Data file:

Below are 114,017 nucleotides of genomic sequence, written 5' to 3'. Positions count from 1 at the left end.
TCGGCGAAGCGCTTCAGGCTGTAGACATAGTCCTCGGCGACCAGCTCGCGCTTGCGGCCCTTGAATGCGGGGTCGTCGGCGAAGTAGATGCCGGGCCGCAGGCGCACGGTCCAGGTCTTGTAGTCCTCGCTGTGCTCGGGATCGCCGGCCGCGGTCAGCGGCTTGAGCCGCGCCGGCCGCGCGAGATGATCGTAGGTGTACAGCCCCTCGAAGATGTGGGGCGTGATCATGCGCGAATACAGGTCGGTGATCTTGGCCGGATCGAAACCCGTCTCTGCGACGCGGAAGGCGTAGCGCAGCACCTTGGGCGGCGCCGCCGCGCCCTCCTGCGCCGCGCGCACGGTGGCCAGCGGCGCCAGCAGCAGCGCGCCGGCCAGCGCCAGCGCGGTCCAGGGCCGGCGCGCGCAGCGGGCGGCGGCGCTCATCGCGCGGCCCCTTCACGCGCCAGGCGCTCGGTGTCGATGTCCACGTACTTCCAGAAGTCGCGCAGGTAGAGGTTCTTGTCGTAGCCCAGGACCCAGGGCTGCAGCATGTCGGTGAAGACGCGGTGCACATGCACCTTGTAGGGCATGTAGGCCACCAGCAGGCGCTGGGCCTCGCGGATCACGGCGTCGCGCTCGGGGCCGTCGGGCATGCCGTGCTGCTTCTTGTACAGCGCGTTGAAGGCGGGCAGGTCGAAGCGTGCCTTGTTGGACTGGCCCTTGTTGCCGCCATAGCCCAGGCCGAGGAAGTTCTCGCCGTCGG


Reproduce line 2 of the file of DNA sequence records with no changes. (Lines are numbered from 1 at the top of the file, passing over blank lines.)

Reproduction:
TCGGCGAAGCGCTTCAGGCTGTAGACATAGTCCTCGGCGACCAGCTCGCGCTTGCGGCCCTTGAATGCGGGGTCGTCGGCGAAGTAGATGCCGGGCCGCAGGCGCACGGTCCAGGTCTTGTAGTCCTCGCTGTGCTCGGGATCGCCGGCCGCGGTCAGCGGCTTGAGCCGCGCCGGCCGCGCGAGATGATCGTAGGTGTACAGCCCCTCGAAGATGTGGGGCGTGATCATGCGCGAATACAGGTCGGTGATCTTGGCCGGATCGAAACCCGTCTCTGCGACGCGGAAGGCGTAGCGCAGCACCTTGGGCGGCGCCGCCGCGCCCTCCTGCGCCGCGCGCACGGTGGCCAGCGGCGCCAGCAGCAGCGCGCCGGCCAGCGCCAGCGCGGTCCAGGGCCGGCGCGCGCAGCGGGCGGCGGCGCTCATCGCGCGGCCCCTTCACGCGCCAGGCGCTCGGTGTCGATGTCCACGTACTTCCAGAAGTCGCGCAGGTAGAGGTTCTTGTCGTAGCCCAGGACCCAGGGCTGCAGCATGTCGGTGAAGACGCGGTGCACATGCACCTTGTAGGGCATGTAGGCCACCAGCAGGCGCTGGGCCTCGCGGATCACGGCGTCGCGCTCGGGGCCGTCGGGCATGCCGTGCTGCTTCTTGTACAGCGCGTTGAAGGCGGGCAGGTCGAAGCGTGCCTTGTTGGACTGGCCCTTGTTGCCGCCATAGCCCAGGCCGAGGAAGTTCTCGCCGTCGG